April 2nd 2011


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Articles from this issue:

ENERGY SECURITY: What Australia must do before the oil runs out

EDITORIAL: Nuclear panic: the first casualty is truth

China leading the way with safe nuclear energy

JAPAN: Why Japan will recover from Sendai quake-tsunami

NATIONAL AFFAIRS: Water Act won't work: Harvard professor

CANBERRA OBSERVED: Gillard's line on same-sex marriage, euthanasia

EUTHANASIA: SA euthanasia bill sidesteps safeguards

DEVELOPMENT AID: Australia funding abortions in Mongolia

FOREIGN AFFAIRS: Good intentions not enough to defeat Gaddafi

UNITED NATIONS: Gender diversity battle at UN women's session

CULTURE: Hollywood's war on our children

FAMILY AND CIVILISATION: The growth and decline of the Roman economy

FEMINISM: How feminism demeans women and destroys families

CINEMA: Stalin's forgotten victims remembered: Peter Weir's The Way Back (rated M)

BOOK REVIEW: Obama, the questions mount

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China leading the way with safe nuclear energy


by Joseph Poprzeczny

News Weekly, April 2, 2011

Several weeks before Japan was struck by the massive tsunami that disabled one of its nuclear reactors, China announced it was developing a network of thorium-fuelled nuclear reactors.

According to a recent report in London’s The Telegraph, by the paper’s international business editor Ambrose Evans-Pritchard, the decision by China’s Academy of Sciences to adopt a thorium-based molten salt reactor system has passed largely unnoticed.

This technology builds on a liquid fuel scheme “pioneered by US physicists at Oak Ridge National Laboratory in the 1960s”. However, America’s work in this area was discontinued.

Kirk Sorensen, a one-time NASA engineer and thorium expert at Teledyne Brown, told The Telegraph: “The reactor has an amazing safety feature. If it begins to over-heat, a little plug melts and the salts drain into a pan. There is no need for computers, or the sort of electrical pumps that were crippled by the tsunami. The reactor saves itself.

“They operate at atmospheric pressure, so you don’t have the sort of hydrogen explosions we’ve seen in Japan. One of these reactors would have come through the tsunami just fine. There would have been no radiation release.”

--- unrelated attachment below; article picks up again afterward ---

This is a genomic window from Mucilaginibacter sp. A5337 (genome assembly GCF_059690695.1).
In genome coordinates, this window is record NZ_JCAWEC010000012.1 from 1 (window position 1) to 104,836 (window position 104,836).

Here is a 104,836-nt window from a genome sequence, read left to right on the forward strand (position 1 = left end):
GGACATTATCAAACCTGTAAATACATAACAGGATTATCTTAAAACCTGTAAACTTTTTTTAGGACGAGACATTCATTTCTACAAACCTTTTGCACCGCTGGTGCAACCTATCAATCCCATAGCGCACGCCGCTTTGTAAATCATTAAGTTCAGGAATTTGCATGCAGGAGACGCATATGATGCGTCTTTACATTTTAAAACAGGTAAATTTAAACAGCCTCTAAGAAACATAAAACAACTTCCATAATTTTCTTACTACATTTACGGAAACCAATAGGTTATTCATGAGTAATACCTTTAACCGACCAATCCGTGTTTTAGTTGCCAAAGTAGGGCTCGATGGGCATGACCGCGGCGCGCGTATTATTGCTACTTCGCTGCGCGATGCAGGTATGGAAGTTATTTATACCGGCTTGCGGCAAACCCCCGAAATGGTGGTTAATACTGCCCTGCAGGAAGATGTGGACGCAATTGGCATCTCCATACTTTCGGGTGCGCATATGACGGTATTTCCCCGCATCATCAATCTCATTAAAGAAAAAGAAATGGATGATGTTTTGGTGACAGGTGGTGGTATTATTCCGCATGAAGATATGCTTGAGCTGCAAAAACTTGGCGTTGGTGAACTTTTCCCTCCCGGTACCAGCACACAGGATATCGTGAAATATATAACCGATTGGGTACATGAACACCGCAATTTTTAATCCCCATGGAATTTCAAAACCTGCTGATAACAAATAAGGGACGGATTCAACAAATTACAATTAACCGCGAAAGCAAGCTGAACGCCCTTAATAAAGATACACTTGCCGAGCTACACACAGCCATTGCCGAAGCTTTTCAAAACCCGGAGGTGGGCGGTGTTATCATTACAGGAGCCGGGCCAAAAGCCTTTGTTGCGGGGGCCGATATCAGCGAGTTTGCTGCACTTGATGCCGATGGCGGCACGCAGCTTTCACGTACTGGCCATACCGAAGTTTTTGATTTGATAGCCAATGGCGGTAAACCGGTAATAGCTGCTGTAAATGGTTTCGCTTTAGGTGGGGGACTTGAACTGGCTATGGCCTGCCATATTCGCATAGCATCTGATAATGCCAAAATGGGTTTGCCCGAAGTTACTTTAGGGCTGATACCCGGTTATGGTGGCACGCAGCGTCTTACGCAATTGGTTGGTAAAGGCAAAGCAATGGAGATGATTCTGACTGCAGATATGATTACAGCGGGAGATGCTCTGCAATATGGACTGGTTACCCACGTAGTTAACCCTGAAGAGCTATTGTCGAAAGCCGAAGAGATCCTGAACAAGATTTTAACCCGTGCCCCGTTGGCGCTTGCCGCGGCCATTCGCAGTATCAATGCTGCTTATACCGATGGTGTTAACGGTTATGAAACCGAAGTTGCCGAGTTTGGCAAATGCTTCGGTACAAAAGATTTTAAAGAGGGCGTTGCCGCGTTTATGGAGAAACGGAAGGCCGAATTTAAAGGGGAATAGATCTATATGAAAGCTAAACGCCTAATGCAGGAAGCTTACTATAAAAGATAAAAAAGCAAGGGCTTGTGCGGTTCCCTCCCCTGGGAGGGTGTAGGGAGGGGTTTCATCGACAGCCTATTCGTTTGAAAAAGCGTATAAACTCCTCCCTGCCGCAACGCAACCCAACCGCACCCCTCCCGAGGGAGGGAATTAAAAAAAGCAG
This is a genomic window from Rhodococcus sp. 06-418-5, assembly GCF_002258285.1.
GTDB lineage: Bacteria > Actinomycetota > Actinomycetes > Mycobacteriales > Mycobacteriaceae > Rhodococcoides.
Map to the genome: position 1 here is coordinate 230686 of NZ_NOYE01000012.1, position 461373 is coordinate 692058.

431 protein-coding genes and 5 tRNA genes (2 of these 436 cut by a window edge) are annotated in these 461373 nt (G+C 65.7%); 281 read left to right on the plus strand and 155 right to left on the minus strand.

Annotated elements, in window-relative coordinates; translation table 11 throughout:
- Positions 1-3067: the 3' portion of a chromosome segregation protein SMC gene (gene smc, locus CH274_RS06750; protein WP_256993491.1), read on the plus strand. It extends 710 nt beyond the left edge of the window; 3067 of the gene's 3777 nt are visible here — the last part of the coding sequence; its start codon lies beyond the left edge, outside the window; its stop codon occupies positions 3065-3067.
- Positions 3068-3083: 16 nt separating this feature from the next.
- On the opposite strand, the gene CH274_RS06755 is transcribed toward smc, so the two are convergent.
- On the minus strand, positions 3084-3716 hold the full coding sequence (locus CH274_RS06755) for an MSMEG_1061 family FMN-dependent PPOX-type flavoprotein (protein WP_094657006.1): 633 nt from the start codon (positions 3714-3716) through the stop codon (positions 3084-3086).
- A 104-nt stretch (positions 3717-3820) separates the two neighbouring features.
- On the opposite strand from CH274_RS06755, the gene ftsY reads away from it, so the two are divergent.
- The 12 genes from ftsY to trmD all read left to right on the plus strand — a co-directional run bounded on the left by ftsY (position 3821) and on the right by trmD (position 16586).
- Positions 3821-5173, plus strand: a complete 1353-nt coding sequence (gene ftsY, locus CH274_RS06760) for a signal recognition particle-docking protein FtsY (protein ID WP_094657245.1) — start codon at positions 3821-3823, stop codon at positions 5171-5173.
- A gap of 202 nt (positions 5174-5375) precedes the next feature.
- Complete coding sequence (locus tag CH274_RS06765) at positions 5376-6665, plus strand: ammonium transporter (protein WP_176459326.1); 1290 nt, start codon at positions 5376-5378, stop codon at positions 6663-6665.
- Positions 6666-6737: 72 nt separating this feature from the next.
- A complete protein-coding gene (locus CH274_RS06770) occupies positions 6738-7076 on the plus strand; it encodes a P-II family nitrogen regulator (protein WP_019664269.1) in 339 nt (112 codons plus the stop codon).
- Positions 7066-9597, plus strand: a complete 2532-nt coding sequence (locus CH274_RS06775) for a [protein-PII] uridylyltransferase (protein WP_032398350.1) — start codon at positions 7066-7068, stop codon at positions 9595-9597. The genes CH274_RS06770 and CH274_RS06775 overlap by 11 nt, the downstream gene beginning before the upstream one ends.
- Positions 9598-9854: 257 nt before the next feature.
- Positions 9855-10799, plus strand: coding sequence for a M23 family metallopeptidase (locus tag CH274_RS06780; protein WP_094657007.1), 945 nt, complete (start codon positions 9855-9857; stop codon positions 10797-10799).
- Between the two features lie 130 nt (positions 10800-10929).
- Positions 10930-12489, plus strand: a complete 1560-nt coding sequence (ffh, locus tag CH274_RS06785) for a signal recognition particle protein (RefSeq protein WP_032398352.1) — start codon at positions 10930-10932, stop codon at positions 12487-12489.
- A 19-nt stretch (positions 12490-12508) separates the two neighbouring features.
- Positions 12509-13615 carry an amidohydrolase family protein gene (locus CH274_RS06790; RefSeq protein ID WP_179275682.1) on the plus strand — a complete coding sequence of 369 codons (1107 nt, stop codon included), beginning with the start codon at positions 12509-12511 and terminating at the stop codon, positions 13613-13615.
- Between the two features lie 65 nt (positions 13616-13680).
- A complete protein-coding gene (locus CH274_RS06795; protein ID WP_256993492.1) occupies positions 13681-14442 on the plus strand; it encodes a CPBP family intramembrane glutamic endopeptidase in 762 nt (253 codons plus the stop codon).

According to Professor Robert Cywinski of Huddersfield University, England, thorium must be bombarded with neutrons to drive the fission process.

“There is no chain reaction,” he said. “Fission dies the moment you switch off the photon beam. There are not enough neutrons for it (to) continue of its own accord.”

Another advantage is that, whereas the world’s supply of uranium is expected to last less than 100 years, thorium is as common as lead and is a by-product of rare earth mining which has been going on in Australia for decades.

Leading Australian energy expert and scientist, David Archibald of Perth, has long advocated that Australia should drop all its anti-CO2 taxing plans that threaten the economy and move towards developing a thorium energy sector.

In a recent research paper, “The Path to Energy Security: A Case Study of Australia”, published in the newly-released book Energy Security 2.0: How Energy is Central to the Changing Global Balance in the New Age of Geography, he wrote: “Thorium is four times as abundant as uranium and has no existing commercial use. …

“The technical aspects of this [thorium] technology were determined in a program at Oak Ridge National Laboratory [Tennessee], with a molten salt reactor running from 1965 to 1968. There is nothing in this type of reactor to burn or blow up, and the production of transuranic elements is at one ten-thousandth of the rate of the plutonium fast-breeder route or LWR [light water reactor] route. …

“The most common thorium-containing mineral is monazite, which in Australia has been discarded as an unwanted by-product of mineral sands mining. However, the cost of commercialising thorium molten salt technology would be less than the cost of the Federal Government’s fiscal stimulus program of subsidising home insulation.” (Energy Security 2.0, pages 112-113).

 

Reference:

Ambrose Evans-Pritchard, “Safe nuclear does exist, and China is leading the way with thorium”, The Telegraph (UK), March 20, 2011.
URL: www.telegraph.co.uk/finance/comment/ambroseevans_pritchard/8393984/Safe-nuclear-does-exist-and-China-is-leading-the-way-with-thorium.html




























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